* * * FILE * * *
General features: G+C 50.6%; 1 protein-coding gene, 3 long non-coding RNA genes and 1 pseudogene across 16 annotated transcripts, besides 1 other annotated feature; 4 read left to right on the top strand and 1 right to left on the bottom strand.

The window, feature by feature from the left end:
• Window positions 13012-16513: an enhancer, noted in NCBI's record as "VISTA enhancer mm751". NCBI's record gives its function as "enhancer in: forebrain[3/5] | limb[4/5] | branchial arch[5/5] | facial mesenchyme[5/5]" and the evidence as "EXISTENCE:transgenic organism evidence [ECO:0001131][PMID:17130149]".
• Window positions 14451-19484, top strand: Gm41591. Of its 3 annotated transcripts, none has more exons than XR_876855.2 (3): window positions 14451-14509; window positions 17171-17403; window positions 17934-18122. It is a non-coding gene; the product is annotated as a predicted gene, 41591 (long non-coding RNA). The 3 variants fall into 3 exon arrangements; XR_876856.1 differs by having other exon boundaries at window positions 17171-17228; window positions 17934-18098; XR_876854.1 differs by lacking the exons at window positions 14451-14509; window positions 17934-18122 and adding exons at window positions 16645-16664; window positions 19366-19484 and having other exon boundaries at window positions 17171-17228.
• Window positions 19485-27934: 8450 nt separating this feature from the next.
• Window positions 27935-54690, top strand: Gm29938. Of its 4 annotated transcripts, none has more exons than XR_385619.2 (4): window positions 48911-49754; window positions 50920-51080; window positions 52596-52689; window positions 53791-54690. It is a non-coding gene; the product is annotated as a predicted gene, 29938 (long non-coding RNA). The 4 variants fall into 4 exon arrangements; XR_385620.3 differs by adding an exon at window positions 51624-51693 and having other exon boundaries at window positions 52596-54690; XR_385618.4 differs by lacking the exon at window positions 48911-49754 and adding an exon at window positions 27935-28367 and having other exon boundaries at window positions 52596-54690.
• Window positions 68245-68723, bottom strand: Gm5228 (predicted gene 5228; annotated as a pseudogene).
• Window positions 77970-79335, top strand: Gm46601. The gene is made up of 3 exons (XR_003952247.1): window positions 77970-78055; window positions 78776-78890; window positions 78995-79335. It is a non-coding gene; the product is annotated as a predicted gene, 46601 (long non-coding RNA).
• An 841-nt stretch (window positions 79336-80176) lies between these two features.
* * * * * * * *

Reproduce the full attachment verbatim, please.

General features: G+C 50.6%; 1 protein-coding gene, 3 long non-coding RNA genes and 1 pseudogene across 16 annotated transcripts, besides 1 other annotated feature; 4 read left to right on the top strand and 1 right to left on the bottom strand.

The window, feature by feature from the left end:
• Window positions 13012-16513: an enhancer, noted in NCBI's record as "VISTA enhancer mm751". NCBI's record gives its function as "enhancer in: forebrain[3/5] | limb[4/5] | branchial arch[5/5] | facial mesenchyme[5/5]" and the evidence as "EXISTENCE:transgenic organism evidence [ECO:0001131][PMID:17130149]".
• Window positions 14451-19484, top strand: Gm41591. Of its 3 annotated transcripts, none has more exons than XR_876855.2 (3): window positions 14451-14509; window positions 17171-17403; window positions 17934-18122. It is a non-coding gene; the product is annotated as a predicted gene, 41591 (long non-coding RNA). The 3 variants fall into 3 exon arrangements; XR_876856.1 differs by having other exon boundaries at window positions 17171-17228; window positions 17934-18098; XR_876854.1 differs by lacking the exons at window positions 14451-14509; window positions 17934-18122 and adding exons at window positions 16645-16664; window positions 19366-19484 and having other exon boundaries at window positions 17171-17228.
• Window positions 19485-27934: 8450 nt separating this feature from the next.
• Window positions 27935-54690, top strand: Gm29938. Of its 4 annotated transcripts, none has more exons than XR_385619.2 (4): window positions 48911-49754; window positions 50920-51080; window positions 52596-52689; window positions 53791-54690. It is a non-coding gene; the product is annotated as a predicted gene, 29938 (long non-coding RNA). The 4 variants fall into 4 exon arrangements; XR_385620.3 differs by adding an exon at window positions 51624-51693 and having other exon boundaries at window positions 52596-54690; XR_385618.4 differs by lacking the exon at window positions 48911-49754 and adding an exon at window positions 27935-28367 and having other exon boundaries at window positions 52596-54690.
• Window positions 68245-68723, bottom strand: Gm5228 (predicted gene 5228; annotated as a pseudogene).
• Window positions 77970-79335, top strand: Gm46601. The gene is made up of 3 exons (XR_003952247.1): window positions 77970-78055; window positions 78776-78890; window positions 78995-79335. It is a non-coding gene; the product is annotated as a predicted gene, 46601 (long non-coding RNA).
• An 841-nt stretch (window positions 79336-80176) lies between these two features.